Autism Shares Brain Signature with Schizophrenia and Bipolar Disorder
Gene expression patterns in the brains of people with autism are similar to those of people who have schizophrenia or bipolar disorder, according to a large study of postmortem brain tissue. The findings appear today in Science.
All three conditions show an activation of genes in star-shaped brain cells called astrocytes, and suppression of genes that function at synapses, the junctions between neurons. The autism brains also show a unique increase in the expression of genes specific to immune cells called microglia.
“This study demonstrates for the first time that [gene expression] can be used to robustly define cross-disorder phenotypes that are shared and distinct,” says lead investigator Daniel Geschwind, professor of neurology, psychiatry and human genetics at the University of California, Los Angeles. “And these phenotypes are related to the molecular and cellular pathways that likely have gone awry.”
People who have one of these conditions may have features in common, such as language problems, irritability and aggression. They also share certain genetic variants that raise the risk of the conditions.
The new work shows that the overlap among risk variants is related to the commonality in their gene expression patterns. This hints that the variants raise risk in part by turning on or off certain sets of genes in the brain.
“We’re seeing all these studies coming out finding links between genetic variants and psychiatric [conditions], but how do we go from genetic risk to mechanisms?” says Emma Meaburn, senior lecturer of psychological sciences at Birkbeck University of London, who was not involved in the study. “This paper begins to fill that gap.”
In 2011, Geschwind’s team characterized gene expression in postmortem brain tissue from 19 individuals with autism and 17 controls. The new work, which incorporates datasets from nine other studies, expands that analysis to 50 people with autism, 159 with schizophrenia, 94 with bipolar disorder, 87 with depression, 17 with alcoholism and 293 controls. All of the tissue came from the cerebral cortex, the brain’s outer layer.
The researchers found that the gene expression signatures in the autism brains overlap with those of both the schizophrenia and bipolar disorder brains. They confirmed this result in independent sets of brain samples from 24 people with autism, 315 with schizophrenia and 94 with bipolar disorder.
By contrast, none of the patterns common to autism, schizophrenia and bipolar overlap with those of alcoholism or those seen in gut samples from 197 people with inflammatory bowel disease—suggesting that the signatures do not reflect poor overall health and are specific to the brain.
In 2016, a different team also found that autism shares a gene expression signature with schizophrenia. Those researchers found no overlap with bipolar disorder. However, their study involved fewer brains—about 30 for each of the conditions—so they might have missed a statistically significant link, says Dan Arking, associate professor of medicine at Johns Hopkins University in Baltimore. Arking led the 2016 study but was not involved in the new work.
To home in on molecular pathways, the researchers grouped genes into ‘modules’ that show similar rises and dips across the brains. Each of these modules comprises genes specific to a cell type or to a function, such as communication between neurons.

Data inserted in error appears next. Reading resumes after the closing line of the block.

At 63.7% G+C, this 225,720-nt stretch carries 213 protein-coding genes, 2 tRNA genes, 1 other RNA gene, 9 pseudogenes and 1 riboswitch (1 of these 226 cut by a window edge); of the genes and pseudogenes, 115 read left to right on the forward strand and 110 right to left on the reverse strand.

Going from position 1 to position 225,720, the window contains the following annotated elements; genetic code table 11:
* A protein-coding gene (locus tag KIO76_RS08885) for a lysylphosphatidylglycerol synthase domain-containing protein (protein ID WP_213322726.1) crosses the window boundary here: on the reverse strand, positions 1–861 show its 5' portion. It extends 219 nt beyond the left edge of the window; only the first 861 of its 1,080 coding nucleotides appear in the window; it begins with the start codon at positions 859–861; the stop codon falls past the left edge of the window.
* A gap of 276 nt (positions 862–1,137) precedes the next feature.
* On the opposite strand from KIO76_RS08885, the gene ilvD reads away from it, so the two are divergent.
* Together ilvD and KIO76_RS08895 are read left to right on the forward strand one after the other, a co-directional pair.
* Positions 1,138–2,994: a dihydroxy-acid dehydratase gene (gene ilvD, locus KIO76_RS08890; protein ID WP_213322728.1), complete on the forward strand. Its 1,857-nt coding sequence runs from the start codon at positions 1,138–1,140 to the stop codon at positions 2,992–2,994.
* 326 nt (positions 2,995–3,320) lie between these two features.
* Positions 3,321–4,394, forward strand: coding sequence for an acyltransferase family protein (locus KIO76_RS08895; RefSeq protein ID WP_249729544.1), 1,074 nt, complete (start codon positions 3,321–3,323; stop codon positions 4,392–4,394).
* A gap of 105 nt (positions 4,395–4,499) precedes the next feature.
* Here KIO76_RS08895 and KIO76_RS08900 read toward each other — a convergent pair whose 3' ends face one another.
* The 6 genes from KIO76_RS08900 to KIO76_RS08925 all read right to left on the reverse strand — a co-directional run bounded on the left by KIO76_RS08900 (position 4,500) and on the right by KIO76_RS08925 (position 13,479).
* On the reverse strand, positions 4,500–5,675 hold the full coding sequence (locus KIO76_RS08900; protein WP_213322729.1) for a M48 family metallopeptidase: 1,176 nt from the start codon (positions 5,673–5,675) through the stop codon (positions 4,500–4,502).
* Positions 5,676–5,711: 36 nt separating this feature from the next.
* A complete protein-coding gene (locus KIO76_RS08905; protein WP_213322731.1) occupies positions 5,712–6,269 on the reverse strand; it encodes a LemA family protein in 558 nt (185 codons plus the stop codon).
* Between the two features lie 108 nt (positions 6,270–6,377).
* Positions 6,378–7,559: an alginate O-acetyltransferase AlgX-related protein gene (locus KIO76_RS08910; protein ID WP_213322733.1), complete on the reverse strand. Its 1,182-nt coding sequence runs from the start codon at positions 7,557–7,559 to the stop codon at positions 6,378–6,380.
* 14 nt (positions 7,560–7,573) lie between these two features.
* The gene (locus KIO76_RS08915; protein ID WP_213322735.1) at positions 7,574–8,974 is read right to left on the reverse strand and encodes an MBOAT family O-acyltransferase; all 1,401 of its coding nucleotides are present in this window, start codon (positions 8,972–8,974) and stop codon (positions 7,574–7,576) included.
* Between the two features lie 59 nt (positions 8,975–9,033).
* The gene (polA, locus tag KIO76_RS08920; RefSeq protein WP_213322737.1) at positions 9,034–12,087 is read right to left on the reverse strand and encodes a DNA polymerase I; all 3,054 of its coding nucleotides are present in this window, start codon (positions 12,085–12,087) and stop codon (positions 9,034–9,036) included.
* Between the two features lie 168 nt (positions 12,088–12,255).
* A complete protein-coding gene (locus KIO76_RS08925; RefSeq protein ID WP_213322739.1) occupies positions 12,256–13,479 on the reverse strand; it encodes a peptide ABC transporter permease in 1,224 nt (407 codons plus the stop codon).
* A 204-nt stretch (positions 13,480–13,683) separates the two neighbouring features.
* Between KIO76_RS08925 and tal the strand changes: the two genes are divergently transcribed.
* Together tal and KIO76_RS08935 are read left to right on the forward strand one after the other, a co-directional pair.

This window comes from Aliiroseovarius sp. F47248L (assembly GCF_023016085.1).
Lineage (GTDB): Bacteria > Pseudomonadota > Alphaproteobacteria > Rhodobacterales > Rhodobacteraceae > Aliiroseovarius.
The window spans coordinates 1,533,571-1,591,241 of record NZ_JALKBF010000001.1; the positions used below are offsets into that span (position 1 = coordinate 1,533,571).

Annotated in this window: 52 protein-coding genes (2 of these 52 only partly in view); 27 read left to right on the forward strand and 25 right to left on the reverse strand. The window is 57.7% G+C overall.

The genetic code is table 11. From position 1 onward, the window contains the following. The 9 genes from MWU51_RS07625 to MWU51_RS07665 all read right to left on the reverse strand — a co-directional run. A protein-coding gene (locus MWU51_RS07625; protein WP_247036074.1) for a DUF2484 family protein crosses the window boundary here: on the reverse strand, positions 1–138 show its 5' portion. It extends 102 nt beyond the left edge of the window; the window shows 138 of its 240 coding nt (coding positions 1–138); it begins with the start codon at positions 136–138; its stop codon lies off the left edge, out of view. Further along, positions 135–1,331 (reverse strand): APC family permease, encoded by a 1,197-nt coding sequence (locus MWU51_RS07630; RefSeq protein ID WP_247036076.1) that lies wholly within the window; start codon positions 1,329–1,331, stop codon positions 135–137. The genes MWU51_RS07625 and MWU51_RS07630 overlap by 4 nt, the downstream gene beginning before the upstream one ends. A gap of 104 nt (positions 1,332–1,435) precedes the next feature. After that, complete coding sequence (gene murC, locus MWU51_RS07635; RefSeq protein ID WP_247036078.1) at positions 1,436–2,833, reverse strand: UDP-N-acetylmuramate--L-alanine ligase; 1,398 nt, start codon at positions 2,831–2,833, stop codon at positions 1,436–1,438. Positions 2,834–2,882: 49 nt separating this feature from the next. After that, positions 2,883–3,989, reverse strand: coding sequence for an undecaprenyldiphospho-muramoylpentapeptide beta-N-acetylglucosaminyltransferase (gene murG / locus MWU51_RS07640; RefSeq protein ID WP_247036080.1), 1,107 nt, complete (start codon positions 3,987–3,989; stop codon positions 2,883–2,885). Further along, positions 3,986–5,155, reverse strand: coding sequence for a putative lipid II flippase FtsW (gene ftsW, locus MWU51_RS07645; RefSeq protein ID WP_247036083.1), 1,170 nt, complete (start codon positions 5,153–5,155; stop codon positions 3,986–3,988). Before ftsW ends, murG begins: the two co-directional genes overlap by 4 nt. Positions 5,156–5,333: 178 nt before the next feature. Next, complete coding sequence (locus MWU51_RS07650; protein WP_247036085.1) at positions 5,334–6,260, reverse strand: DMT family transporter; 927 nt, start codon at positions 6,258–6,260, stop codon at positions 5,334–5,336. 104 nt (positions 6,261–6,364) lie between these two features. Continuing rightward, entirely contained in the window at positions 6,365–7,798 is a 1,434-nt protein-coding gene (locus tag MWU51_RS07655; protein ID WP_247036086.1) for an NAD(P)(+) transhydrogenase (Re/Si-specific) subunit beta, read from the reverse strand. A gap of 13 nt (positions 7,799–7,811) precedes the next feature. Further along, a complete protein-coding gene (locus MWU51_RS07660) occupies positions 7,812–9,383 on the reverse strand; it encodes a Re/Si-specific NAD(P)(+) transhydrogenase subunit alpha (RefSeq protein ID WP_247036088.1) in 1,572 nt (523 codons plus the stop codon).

The analysis revealed that autism, schizophrenia and bipolar brains show low levels of gene expression in three modules characteristic of neurons.
Two of these modules are important for neuronal communication; the other one is involved in the function of mitochondria, which generate energy for cells. All three conditions also show an uptick in the expression of genes in an ‘astrocyte’ module.
These shared patterns may spring from a set of DNA variants common to all three conditions.
To explore this possibility, the team gathered data from genome-wide association studies (GWAS), which reveal common variants—those present in more than 1 percent of the population—associated with the conditions. (For autism, the researchers relied on an as-yet-unpublished GWAS analysis of a Danish cohort that includes 8,605 people with autism and 19,526 controls.)
For each pair of psychiatric conditions, they found a strong correlation between the degree of overlap among DNA variants and the extent of overlap in gene expression signatures.
Common variants linked to autism and schizophrenia tend to pop up in the three neuronal modules. Genes known to harbor spontaneous mutations linked to these conditions also fall within one of the synapse modules.
These results suggest that many variants linked to autism and schizophrenia dampen the expression of genes involved in signaling at synapses.
“This is starting to pinpoint some of the common pathways,” says Tomasz Nowakowski, assistant professor of anatomy at the University of California, San Francisco, who was not involved in the study.
Autism brains alone show a spike in the expression of genes associated with microglia, the researchers found.
That finding is somewhat surprising, because microglia have also been implicated in schizophrenia, says Stephan Sanders, assistant professor of psychiatry at the University of California, San Francisco, who was not involved in the study.
Characterizing the gene expression patterns of microglia and other individual brain cells, rather than the patterns in a chunk of tissue, might lead to more refined results, says Nowakowski, who has studied gene expression in single cells in the developing human brain.
Geschwind and his team are exploring how the gene expression patterns relate to neuronal activity. They are also studying whether these patterns can be replicated in cultured neurons and in microglia carrying mutations tied to each of the conditions.